American Alpine Jounrna and Accidents in North American Climbing

Africa, Morocco, Atlas Mountains, Taghia, Jbel Tagoujimt N' Tsouaint, Tamdoine

  • Climbs And Expeditions
  • Climb Year:
  • Publication Year: 2005

Atlas Mountains, Taghia, Jbel Tagoujimt N’ Tsouaint, Tamdoine. At the end of September the team of three Catalonians (Jordi Jambert Dorca, Moisés Llado Dorca, David Font Ventura) and one Mexican (me) drove from Girona, Spain, to Algeciras. Once there we crossed by ferry to Ceuta and passed the border into Morocco. Eventually we continued by dirt road to Zaouia Ahansal, where we left the truck and hired three donkeys to carry our gear two hours to the base camp of Taghia.

After studying the walls (there are so many) we decided to attempt the north wall of Jbel Tagoujimt N’ Tsouaiant, an 885m limestone cliff. First we studied all the routes opened already. We detected one virgin line, a beautiful long crack diagonaling to the left (our route runs on the left side of Barracuda’s line). The route start with an easy long traverse to the left by natural ledges with some vegetation. We reached the base of the wall behind a cave. After climbing the first three pitches and fixing ropes, we descended and built a Tyrolean traverse. It rained the next day. In two days of climbing we made three more pitches in amazing rock; all the protection was natural and we placed bolts only for the belays. Our second bivouac was in hammocks on top of pitch 7. In three more pitches of free climbing with good crack protection we found a good bivouac ledge.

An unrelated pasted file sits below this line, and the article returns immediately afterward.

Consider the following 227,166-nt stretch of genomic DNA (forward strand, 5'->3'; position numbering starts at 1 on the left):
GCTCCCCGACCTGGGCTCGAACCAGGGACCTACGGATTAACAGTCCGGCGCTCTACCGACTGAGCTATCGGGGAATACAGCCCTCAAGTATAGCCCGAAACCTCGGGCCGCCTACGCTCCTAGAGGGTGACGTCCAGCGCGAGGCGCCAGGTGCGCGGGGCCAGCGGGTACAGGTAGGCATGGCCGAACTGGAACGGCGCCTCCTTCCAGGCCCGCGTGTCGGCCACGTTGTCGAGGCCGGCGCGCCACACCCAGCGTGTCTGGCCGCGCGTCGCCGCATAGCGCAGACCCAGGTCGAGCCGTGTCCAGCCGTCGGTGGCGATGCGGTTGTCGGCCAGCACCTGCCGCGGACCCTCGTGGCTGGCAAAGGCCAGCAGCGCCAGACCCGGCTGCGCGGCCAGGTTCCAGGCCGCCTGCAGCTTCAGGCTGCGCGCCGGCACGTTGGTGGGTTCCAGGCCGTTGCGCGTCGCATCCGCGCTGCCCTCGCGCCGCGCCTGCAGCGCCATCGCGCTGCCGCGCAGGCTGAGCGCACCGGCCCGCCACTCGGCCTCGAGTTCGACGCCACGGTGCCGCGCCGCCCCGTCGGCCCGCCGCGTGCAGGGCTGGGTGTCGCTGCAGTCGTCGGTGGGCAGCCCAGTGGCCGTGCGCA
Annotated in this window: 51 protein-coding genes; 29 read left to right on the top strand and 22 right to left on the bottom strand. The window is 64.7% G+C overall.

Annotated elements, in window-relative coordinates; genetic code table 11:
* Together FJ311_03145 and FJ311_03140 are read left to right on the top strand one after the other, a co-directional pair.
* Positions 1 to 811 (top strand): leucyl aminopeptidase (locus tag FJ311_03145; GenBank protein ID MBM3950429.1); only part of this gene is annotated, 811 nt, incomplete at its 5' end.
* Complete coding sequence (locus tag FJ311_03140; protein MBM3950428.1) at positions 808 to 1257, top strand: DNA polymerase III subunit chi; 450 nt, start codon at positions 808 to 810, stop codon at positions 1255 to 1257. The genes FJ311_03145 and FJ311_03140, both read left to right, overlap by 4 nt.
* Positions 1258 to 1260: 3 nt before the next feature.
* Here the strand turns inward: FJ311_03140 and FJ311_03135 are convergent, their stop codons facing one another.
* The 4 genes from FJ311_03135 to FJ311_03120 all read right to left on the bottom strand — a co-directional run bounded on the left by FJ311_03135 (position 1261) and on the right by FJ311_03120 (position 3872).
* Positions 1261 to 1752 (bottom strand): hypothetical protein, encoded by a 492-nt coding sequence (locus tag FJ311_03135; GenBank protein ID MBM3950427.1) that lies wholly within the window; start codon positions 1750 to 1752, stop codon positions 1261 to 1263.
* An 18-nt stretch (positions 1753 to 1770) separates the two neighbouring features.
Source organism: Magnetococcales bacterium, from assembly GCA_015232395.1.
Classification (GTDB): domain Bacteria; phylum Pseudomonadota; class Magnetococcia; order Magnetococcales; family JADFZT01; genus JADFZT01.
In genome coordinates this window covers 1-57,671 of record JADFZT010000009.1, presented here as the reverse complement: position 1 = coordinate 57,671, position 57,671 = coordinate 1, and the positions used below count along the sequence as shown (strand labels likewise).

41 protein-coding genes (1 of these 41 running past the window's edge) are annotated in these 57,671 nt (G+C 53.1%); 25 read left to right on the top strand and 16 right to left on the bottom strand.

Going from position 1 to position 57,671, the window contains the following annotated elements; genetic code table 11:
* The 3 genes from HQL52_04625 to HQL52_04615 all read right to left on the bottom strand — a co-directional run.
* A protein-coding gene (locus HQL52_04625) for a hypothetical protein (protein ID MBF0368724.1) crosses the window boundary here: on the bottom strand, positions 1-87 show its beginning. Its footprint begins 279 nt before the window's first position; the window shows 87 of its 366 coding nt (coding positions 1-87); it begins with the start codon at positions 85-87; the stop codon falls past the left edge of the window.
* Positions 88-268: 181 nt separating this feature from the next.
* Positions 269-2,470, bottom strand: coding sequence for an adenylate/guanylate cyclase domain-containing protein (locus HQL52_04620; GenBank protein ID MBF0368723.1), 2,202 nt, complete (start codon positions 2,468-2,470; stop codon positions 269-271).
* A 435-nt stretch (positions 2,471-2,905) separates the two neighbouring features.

We decided to leave all the weight on the ledge above pitch 10, and after reaching the top to rappel and sleep on the bivy ledge. On the fourth day we climbed the rest of the wall. In three more pitches plus easier ground, all four of us reached the top. Our new line is called Tamdoine, which means “Eagles” in the Berber language (774m, 17 pitches, VI 5.12b A1). During our last night on the wall we watched four eagles dancing on the air under the beautiful sunset and the different colors of the sky.

Luis Carlos García Ayala, Mexico

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